There’s a cool article over at Bay Citizen that gives a play-by-play account of a private investigator’s efforts to tail a suspected Bay Area ponzi scheme master. What makes it all the more interesting is that the target, an ex-con and fugitive, had developed an arsenal of tactics he used used to try to evade anyone who might be tracking him. [More]
McDonald’s has lost at least two customers in the San Francisco area. The fast food Goliath has threatened to sue a pair of hopeful restaurateurs if they go ahead with the plan to name their plan to name their small macaroni and cheese-themed restaurant “Little Mac.” [More]
Pat tells Consumerist that her son fell for an apartment scam. Looking for a sublet in San Francisco from his home in Massachusetts, he settled on a place and met up with the landlord’s brother, who–what luck!–happened to live in the same area as Pat’s son! Of course, once he moved there, he discovered that his keys didn’t work, since someone else entirely lived in and owned the apartment. [More]
I guess Apple products aren’t idiot-proof after all. We have found your idiot nonpareil. There is a man in San Fran who needs help using Apple products. He is wiling to pay $200 an hour. This is his NSFW Craigsist ad/rant about how he is too busy to figure out how to get his credit card number from auto-populating when his kids buy stuff on iTunes, but has enough time for you to come over to his house and teach him how to use his devices. [More]
Someone San Franciscan decided to interpret this Coffee Mate ad’s suggestion of “add your style/flavor” as an invitation to do just that to the billboard itself. Unfortunately for the
powdered liquid non-dairy creamer, this person’s personal style seems to be something involving the forces of Satan. Our headline is a little misleading, though. To be more accurate, the depiction is of a demonic pet “guardian.” [More]
Reader J was at the Giants game the other day and bought a seriously overpriced ballpark item from a vendor and was wondering if an additional tip was appropriate for a $6 hot chocolate. [More]
An ex-Wells Fargo bank manager is accused of embezzling more than $900,000 from customers, most of whom were frail and elderly. [More]
The San Fran/NY-servicing Zipcar car sharing service has finally launched their iPhone app. Besides the expected seamless reservation system, it has a pretty sweet extra feature: It turns your iPhone into a keyfob capable of locking and unlocking your car, and honking its horn. Not owning a car just got awesomer.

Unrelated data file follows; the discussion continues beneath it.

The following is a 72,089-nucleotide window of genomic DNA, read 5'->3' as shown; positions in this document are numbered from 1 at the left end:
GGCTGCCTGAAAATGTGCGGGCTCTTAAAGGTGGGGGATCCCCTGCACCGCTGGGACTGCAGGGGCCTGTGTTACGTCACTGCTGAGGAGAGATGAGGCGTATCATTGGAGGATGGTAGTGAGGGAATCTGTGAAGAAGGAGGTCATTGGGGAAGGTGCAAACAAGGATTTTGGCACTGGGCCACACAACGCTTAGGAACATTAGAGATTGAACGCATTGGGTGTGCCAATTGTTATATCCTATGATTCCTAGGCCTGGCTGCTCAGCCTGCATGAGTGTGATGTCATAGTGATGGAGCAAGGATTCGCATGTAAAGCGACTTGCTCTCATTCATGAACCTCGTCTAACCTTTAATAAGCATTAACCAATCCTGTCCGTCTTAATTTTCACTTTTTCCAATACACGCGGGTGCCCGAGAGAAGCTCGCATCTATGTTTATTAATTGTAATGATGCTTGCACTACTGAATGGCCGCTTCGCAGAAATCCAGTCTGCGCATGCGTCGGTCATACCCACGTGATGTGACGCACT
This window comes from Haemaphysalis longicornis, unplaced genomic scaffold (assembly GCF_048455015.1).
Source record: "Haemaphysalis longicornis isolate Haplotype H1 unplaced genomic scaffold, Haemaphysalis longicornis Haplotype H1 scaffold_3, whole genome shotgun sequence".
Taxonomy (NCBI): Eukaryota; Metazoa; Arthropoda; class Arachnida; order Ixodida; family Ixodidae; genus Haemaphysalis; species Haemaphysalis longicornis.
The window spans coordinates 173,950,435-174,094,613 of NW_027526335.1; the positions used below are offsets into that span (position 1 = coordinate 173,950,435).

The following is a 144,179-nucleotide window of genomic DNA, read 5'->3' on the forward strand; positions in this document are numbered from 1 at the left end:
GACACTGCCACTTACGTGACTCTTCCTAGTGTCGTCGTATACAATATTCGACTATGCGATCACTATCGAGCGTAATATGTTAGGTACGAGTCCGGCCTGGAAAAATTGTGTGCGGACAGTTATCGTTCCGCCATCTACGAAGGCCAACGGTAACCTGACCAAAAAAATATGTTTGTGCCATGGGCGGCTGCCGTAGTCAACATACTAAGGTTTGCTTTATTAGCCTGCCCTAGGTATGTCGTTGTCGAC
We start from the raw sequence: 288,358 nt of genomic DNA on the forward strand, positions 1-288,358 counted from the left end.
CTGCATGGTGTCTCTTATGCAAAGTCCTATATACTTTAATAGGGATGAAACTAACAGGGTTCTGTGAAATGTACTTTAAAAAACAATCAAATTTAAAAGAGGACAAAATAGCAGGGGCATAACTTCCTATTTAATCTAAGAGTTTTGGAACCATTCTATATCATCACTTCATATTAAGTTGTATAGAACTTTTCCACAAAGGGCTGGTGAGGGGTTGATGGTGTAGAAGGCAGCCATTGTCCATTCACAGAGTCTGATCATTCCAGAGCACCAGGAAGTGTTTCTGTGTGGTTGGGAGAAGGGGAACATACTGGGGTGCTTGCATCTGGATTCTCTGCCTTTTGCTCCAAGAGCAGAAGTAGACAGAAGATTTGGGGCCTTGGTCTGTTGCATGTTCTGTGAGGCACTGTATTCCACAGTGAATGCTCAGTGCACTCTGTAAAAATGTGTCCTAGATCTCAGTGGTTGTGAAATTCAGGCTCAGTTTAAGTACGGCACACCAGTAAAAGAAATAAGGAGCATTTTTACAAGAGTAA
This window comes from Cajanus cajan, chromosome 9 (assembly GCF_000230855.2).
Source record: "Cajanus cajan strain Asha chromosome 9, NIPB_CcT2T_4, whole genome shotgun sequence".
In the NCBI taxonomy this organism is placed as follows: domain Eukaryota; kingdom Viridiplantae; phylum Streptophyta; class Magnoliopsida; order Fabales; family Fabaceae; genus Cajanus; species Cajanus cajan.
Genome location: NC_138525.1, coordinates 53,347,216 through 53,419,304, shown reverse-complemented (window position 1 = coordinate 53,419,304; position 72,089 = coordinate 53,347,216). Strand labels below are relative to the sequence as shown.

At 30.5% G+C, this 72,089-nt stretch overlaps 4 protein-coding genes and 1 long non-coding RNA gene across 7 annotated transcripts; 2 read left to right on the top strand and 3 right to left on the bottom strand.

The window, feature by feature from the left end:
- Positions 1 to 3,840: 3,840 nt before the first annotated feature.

Here’s a little bit of brilliance — a pizzeria in San Francisco has taken quotes from nasty 1 star reviews on Yelp! and make them into t-shirts for their employees to wear. We love this.
Chris Norberg left a negative review on Yelp after he got into a billing dispute with chiropractor Steven Biegel. Instead of quietly fuming like most people who get bad reviews on Yelp do, Biegel sued Norberg for defamation. Can you really sue someone for a negative online review?
There’s nothing we dislike more than people who scam a system put in place to protect vulnerable consumers from abuse, but the sad fact is that they do exist. SF Weekly has an article that tracks the exploits of a serial evictee, a “renter” who leases apartments with no intention of paying rent, and then games the system in order to stay rent free for as long as possible.
Despite What Their Website Says, Taking Pictures In San Francisco's Museum Of Modern Art Is Cause For Ejection
Thomas Hawk was “forcibly thrown out” of San Francisco’s Museum of Modern Art for taking photos in an area where photography is expressly allowed. Hawk had recently purchased a family membership to MOMA in no small part because of a policy change that permitted photography. When he arrived and started snapping away, he was approached by the director of visitor relations, Simon Blint…
Tony Roma corporate sent Alex the following response to his complaint over being sold a 16 oz beer and getting a 14 oz beer instead:
University Of California Hospital Publicizes 6,000 Patient Records While Mining For Prospective Donors
The University of California’s non-profit medical center accidentally exposed 6,000 patient records as part of their continuing effort to hunt for prospective donors. The “large and very significant data breach” was caused by UCSF’s data miner, Target America, which received details on almost 40,000 patients.
Suffice to say, landlords aren’t allowed to do those sort of things just to get you to skedaddle. What’s the worst landlord you ever had and how did you deal with them?
Frank Eliason from Comcast Executive Customer Service provided the following statement regarding the San Fransican whose Comcast cable service mysteriously shut off 10 minutes after asking a tech to move his van from in front of his driveway:
A San Francisco attorney has sued the National Arbitration Forum for being biased towards credit companies and ignoring consumer rights.
In 2004, the suit alleges, California resident Elizabeth Marcotte was hit with a $25,0000 award, plus $10,000 in attorneys’ fees, in a credit-card collection case. But Ms. Marcotte allegedly wasn’t notified about the arbitration, because she was served at an old address, even though she had notified the credit-card company of her new address. The NAF awarded the attorneys’ fees without requiring proof that the debt collector actually incurred the fees, according to the suit. Ms. Marcotte wasn’t reached for comment. [More]